You can’t engage in a discussion about TASER — whether among law enforcement professionals or with individuals who are not in police work — without someone raising the specter of “overuse.” Many cases pointed out to be examples of this so-called overuse have been ruled to be reasonable. In spite of this detractors will argue the use of the TASER was “not necessary.”
Before going any further let’s make something clear. Any use of force that can be deemed reasonable is defensible.
Here can be found the answer to the question, “Why is TASER used so often?”
What Causes Repetitive Use of a Tool?
If officers consider everything from dialog to deadly force as a tool for use on the street, and they assess themselves they will discover they have a tendency to rely heavily on any tool when they can say, “I am:
1.) good at it.”
2.) confident with it.”
3.) certain it will work in a given situation.”
4.) certain it will minimize injuries to us.”
5.) certain it will minimize injuries to the suspects.”
If an agency head feels their officers are “over-using” the TASER it is simple enough to check it out. However, any assessment should not be done by merely looking at numbers. This needs to be done by highly-trained personnel reading reports and viewing officer incident recordings on a case-by-case basis. You are likely to discover that your officers may be using the TASER more often than some people might want them to, but the individual uses will in nearly all — if not all — cases, be defensible.
This perception of “overuse,” comes partly from a generation of officers, who managed to do police work without the TASER, who are working with a generation of officers who have never known police work without it. That leaves older officers asking, “Why do you resort to the TASER so often?” while younger officers answer this question with a question of their own, “Why not?”
What is the Answer?
Agency administrators need to be cautious of coming to the conclusion there is an “overuse” of any force option, when each use of that option has been found defensible. This kind of hyper-critique brings with it a lack of confidence on the street, which can end in tragically unacceptable conclusions of calls.
If it is less use of the TASER you are after, the solution is simply is to give your officers tools that they are as confident with as the TASER to use in situations, where physical control called for. That means enhance your empty hand control training. An officer will use empty hand control options if they have a situation where physical control is called for if they can say, “I am...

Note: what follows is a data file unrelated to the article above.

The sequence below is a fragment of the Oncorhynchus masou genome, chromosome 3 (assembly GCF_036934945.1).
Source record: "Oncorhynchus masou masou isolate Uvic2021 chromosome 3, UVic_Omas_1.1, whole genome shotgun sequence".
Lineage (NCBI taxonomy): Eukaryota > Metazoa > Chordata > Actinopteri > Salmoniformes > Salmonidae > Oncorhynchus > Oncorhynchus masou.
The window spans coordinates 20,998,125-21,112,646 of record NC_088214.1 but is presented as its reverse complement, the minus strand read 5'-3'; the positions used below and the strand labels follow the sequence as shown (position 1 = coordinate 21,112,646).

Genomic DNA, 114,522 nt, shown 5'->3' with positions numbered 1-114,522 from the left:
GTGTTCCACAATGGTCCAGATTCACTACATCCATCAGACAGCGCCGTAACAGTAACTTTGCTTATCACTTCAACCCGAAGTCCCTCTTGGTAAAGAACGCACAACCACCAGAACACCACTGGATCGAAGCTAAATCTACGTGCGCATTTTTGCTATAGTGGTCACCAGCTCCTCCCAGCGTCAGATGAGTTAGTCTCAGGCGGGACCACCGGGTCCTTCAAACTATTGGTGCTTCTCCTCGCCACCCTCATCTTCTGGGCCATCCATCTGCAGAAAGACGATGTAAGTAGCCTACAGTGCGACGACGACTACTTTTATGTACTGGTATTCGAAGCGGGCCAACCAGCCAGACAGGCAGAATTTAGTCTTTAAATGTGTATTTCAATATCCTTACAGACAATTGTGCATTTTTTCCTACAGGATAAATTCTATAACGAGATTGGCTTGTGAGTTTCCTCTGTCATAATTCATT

1.) good at it.”
2.) confident with it.”
3.) certain they will work in this situation.”
4.) certain they will minimize injuries to me.”
5.) certain they will minimize injuries to the suspect.”
Departments could require that every update of TASER training also includes an update of empty hand techniques — including transition exercises back and forth between each. Officers in this training must maintain an open mind. If an officer has an attitude “Why do I need this? I’m just going to light em’ up anyway,” the training may be wasted on them.
Eventually, these control techniques will become necessary even after the use of the TASER. The Smith brothers at TASER International, as forward thinking as they are, still have not developed a unit that is 100 percent effective in all circumstances. Also the last time anyone checked, the TASER still does not hand cuff the suspect for you.
Overuse or Use?
Train your people so that all your officers and supervisors on your department are confident in their capabilities with all the tools available and understand not only how to properly apply appropriate levels of force, but when each option is justified. When this level of expertise is obtained and maintained you will perceive much less “overuse,” of the TASER and be better able to explain the justification when it is used.
More than 16,000 law enforcement agencies have issued the TASER to their officers in spite of a negative ill-informed blitz by the usual suspects — the national media and the ACLU — who now have been joined by Amnesty International. In spite of these detractors you will continue to hear spark tests at the beginning of each shift for this reason. The numbers show that “use” of this valuable tool insures officer and suspect injuries as well as litigation plummet in the first year for nearly every agency after their initial deployment of TASER.
The Smith brothers are correct when they say, “We take the most dangerous of situations and we make them safer.”
Now ask yourself honestly, “Do we overuse TASER, or just use it?”